It can’t have escaped most people’s notice that a candidate for the President of the United States — that male one — has just issued a veiled threat in his most recent campaign speech, apparently and obliquely inciting his followers to take violent action against his political rival, and in so doing he has engaged in what some might call an act of “stochastic terrorism”.
What does “stochastic terrorism” mean? Well let’s first take a look at the word stochastic, an adjective defined by the OED as “randomly determined; having a random probability distribution or pattern that may be analyzed statistically but may not be predicted precisely.” That describes a fairly heady mathematical concept, and one that doesn’t seem to have much to do with terrorism — until you pair it with that sadly ubiquitous noun, as G2Geek did in 2011 when he/she wrote a single-post blog with that phrase as its title: Stochastic Terrorism. Whether G2Geek coined the term — or simply defined an already existing but nameless phenomenon — in that post and in a subsequent DailyKos article is a little unclear. But here is G2Geek’s definition as outlined and explained in their diary entry:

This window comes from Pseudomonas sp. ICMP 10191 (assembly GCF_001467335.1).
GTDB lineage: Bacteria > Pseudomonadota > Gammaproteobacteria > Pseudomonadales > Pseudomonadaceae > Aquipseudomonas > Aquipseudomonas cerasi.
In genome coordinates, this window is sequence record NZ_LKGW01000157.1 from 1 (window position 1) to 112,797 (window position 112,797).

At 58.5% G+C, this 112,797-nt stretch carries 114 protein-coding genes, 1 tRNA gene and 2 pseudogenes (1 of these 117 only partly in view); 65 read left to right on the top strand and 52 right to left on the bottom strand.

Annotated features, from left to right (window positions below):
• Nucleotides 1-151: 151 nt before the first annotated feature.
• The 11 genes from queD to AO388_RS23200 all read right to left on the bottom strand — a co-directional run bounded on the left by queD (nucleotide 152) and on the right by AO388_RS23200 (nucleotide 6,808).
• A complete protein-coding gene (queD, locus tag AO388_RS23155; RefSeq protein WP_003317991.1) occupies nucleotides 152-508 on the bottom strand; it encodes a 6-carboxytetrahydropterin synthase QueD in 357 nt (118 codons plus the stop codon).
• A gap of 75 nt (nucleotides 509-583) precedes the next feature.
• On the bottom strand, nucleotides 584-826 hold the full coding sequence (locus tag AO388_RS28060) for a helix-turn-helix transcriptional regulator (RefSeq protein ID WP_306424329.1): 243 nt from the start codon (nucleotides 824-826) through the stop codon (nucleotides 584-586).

1. The use of mass communication to incite random actors to carry out violent or terrorist acts that are statistically predictable but individually unpredictable [Glosso’s bolding]. 2. Remote-control murder by lone wolf.
“You heat up the waters and stir the pot, knowing full well that sooner or later a lone wolf will pop up and do the deed. The fact that it will happen is as predictable as the fact that a heated pot of water will eventually boil. But the exact time and place of each incident will remain as random as the appearance of the first bubbles in the boiling pot.”
Rolling Stone, in its analysis of Trump’s scary speech yesterday in North Carolina, wrote that stochastic terrorism is “an obscure and non-legal term that has been occasionally discussed in the academic world for the past decade and a half,” but the magazine lists only G2Geek’s post as its single citation. Perhaps more importantly, and certainly more ominously, Rolling Stone asserts confidently that the expression “applies with precision here.” That is, In the words and apparent intentions of Donald J. Trump.